'Moon Knight' review: Oscar Isaac can't save middling Marvel Cinematic Universe excursion
Courtesy of Marvel/Disney+
A beloved character in the comic book realm but unknown to passive Marvel watchers, the studio’s newest limited series “Moon Knight” runs on fumes despite a dedicated and welcome presence from the indispensable Oscar Isaac. Having already mined the vaults for C and D-list characters, Marvel continues to be in a post-Avengers slump when it comes to delivering compelling characters. Remember when “Iron-Man” or “Guardians of the Galaxy” weren’t considered A-list and then Kevin Feige changed the status quo by giving filmmakers some leash when it came to compelling narratives? Those were the days!
“Moon Knight” is probably the most obscure character to enter the Marvel Cinematic Universe (MCU) since “Ant-Man” which explains the six-episode Disney+ treatment as opposed to a big-screen one. Marvel also provided reviewing press access to four episodes, an unprecedented move suggesting they aren’t sure of the hook of the show either. In addition, it’s without question the ugliest of the Marvel bunch with generic screensaver backgrounds and Ethan Hawke, making his MCU debut as the show’s antagonist, looking bored out of his mind.
Created in the 1970s by Dough Moench and Don Perlin, “Moon Knight” has a loyal fanbase eager to see this character get the live-action treatment and I hope it works for them, because it left me cold. Most of the problem stems from Marvel’s struggles to adapt the character into something or someone that makes cohesive sense. He’s got multiple personalities, is a mercenary-turned superhero, and a descendant of an Egyptian god but also parkours around London as if he’s a vigilante? Sometimes it works (thanks to the commitment of Isaac who easily maneuvers between an English and American accent), but it stalls when trying to explore the deep mythos of the comics and throws in curveballs related to mental illness that are headscratchers.
The series begins from the perspective of Steven Grant, a lowly museum gift shop employee living a secluded life in London who doesn’t know about his alter egos but is prone to blacking out in the middle of the night and waking up in exotic locations with no recollection of how he got there. One day, he awakens in the Swiss Alps with blood on his hands and an army of thugs chasing after him. Sleepwalking? Eh, not so much. Credit to Marvel for tweaking the hero’s journey mantra in these early sequences-keeping the audience just as much on the prowl for answers as Steven goes from a nobody to the Moon Knight (or Marc, the other dueling personality). Apparently, this has been happening for a while and watching Isaac go through several Jekyll and Hyde transformations-making both a convincing nerd with no friends and bulky hero ready to rip heads off without hesitation-briefly gives “Moon Knight” some luster.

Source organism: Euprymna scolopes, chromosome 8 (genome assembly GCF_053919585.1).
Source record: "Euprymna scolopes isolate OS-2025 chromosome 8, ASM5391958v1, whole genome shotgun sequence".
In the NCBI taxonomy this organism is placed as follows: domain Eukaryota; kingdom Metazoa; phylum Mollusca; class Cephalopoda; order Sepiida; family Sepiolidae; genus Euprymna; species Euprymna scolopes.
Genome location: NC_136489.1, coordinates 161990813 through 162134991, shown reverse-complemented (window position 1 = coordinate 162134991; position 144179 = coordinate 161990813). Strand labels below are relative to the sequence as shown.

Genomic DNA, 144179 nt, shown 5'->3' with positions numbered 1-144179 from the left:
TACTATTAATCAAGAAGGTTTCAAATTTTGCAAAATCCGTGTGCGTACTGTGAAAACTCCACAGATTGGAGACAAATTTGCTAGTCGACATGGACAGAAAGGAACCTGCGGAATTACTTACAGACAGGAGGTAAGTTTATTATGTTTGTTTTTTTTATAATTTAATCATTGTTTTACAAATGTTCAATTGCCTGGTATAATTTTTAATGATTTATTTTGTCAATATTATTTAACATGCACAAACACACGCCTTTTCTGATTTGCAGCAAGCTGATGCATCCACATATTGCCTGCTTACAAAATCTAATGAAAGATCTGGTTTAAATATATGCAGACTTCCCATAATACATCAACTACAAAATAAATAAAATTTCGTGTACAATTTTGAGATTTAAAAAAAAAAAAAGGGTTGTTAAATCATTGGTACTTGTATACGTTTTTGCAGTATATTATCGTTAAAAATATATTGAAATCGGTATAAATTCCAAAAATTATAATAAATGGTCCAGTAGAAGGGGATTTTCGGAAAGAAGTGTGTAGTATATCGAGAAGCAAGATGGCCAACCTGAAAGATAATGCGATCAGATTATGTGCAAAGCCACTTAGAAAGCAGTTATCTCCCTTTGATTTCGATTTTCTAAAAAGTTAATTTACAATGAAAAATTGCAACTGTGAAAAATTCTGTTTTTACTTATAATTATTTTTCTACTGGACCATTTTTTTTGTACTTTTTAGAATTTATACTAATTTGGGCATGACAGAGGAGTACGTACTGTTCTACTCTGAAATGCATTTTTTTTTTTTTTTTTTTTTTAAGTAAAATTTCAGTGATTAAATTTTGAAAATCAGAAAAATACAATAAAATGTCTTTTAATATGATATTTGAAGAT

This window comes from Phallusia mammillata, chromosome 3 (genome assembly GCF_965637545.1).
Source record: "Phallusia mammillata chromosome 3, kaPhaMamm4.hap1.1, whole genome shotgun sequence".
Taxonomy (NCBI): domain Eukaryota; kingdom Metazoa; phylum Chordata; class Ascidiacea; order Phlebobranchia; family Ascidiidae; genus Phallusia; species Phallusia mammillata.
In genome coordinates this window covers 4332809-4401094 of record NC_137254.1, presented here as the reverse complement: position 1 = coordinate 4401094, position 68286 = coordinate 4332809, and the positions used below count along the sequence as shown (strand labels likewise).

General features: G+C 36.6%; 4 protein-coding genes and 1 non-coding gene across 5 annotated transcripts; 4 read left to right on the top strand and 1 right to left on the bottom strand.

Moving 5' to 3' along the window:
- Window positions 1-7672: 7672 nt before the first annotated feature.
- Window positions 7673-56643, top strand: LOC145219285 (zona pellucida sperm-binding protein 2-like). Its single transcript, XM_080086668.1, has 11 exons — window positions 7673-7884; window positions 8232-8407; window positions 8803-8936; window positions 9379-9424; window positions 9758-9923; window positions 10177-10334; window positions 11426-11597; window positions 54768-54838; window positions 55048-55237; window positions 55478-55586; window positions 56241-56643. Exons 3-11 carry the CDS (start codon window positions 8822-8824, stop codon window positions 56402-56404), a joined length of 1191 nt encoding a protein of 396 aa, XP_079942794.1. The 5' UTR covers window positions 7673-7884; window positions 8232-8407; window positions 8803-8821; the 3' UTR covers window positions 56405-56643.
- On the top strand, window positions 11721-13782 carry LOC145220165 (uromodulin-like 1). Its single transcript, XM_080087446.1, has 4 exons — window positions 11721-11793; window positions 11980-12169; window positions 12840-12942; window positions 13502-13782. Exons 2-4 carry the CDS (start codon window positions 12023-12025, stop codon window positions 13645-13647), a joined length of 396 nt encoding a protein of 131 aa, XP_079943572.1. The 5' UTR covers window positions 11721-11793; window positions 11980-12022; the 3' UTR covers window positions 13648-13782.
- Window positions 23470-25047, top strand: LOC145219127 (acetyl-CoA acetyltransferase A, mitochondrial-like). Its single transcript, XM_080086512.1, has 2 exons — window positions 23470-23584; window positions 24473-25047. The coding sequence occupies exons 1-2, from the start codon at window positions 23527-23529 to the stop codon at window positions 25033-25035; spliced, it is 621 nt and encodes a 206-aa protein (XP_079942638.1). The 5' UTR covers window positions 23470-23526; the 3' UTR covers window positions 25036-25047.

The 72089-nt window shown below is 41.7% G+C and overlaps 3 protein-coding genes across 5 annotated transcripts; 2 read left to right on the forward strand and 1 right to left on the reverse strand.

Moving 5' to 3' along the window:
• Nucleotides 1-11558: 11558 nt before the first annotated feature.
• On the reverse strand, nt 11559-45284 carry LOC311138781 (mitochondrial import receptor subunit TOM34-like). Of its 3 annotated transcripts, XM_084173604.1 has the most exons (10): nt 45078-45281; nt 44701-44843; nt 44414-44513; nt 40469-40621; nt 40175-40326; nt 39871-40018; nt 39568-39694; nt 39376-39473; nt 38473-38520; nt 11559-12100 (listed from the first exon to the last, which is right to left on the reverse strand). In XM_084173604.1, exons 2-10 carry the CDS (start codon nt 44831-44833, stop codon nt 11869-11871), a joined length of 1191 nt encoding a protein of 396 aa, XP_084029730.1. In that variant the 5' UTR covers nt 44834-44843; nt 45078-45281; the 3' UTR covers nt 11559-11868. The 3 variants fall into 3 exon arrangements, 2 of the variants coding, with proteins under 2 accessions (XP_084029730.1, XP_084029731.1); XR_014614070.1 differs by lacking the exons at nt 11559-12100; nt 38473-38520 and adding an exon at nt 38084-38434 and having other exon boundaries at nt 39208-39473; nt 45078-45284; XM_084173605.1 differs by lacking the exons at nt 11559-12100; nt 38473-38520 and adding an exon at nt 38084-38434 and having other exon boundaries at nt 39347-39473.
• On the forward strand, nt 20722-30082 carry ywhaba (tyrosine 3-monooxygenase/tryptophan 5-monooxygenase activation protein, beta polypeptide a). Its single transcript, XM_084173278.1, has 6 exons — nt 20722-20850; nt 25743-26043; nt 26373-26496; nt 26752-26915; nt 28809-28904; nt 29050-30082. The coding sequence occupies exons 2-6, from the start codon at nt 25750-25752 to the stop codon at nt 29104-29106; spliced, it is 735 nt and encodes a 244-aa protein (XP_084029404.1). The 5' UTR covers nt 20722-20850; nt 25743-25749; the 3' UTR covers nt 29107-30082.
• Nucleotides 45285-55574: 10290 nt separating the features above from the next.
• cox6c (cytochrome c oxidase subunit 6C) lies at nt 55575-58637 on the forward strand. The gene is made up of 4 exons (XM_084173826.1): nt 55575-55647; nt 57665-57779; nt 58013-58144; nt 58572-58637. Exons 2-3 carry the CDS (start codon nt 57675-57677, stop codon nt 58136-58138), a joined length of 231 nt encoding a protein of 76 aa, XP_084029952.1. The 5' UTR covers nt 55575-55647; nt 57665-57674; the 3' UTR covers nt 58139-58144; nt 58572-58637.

No surprise to anyone who enjoys the character, but “Moon Knight” works best when it stays connected to the dynamic of those intrinsic personalities punctuated by crisp voice-over work by F. Murray Abraham’s Khonshu, an Egyptian ruler using Steven Grant as an avatar for his bidding. These brief asides offer a reprieve from the usual mechanics of the Marvel formula, but it’s not long before the digitized fight sequences and grueling pacing become routine. Even the arrival of Hawke’s villainous Arthur Harrow, avatar of Ammit, the main adversary to Khonshu, doesn’t spark much enthusiasm beyond seeing a respected performer trying to understand why they chose this, of all the projects in development, as their entrance into the studio’s fold. Perhaps he knows something we don’t.
There’s little tension in the plot which hinges on Egyptian lore and the resurrection of Ammit (Harrow is literally trying to release the beast) plus a side quest involving Marc’s wife Layla (May Calamawy) comes up empty handed. It’s obvious series creator Jeremy Slater had to find a tone within the framework of the carefully curated MCU canon, unlike his “The Umbrella Academy” that’s known for off-the-cuff antics and camaraderie among the cast; the brawls and fight choreography in “Moon Knight” all feel stuck on autopilot, never leaning into the cheekiness of the character’s split personas enough to wiggle around (or really justify) a scene where Steven is driving a truck through the alps while “Wake Me Up Before You Go-Go” blares.
At least by the end of episode four “Moon Knight” gave me something to wrap my head around, finding a darker aspect of the character both eerie and fascinating. Tough to gauge how the series can build on that silver of momentum as only two remain unseen. Sure, greener pastures could be awaiting Steven, Marc and Khonshu in the MCU’s blueprint, but the mundane plotting and overall presentation doesn’t exactly provide a boost of confidence.
The first episode of MOON KNIGHT debuts on Disney+ Wednesday, March 30th with additional episodes dropping weekly.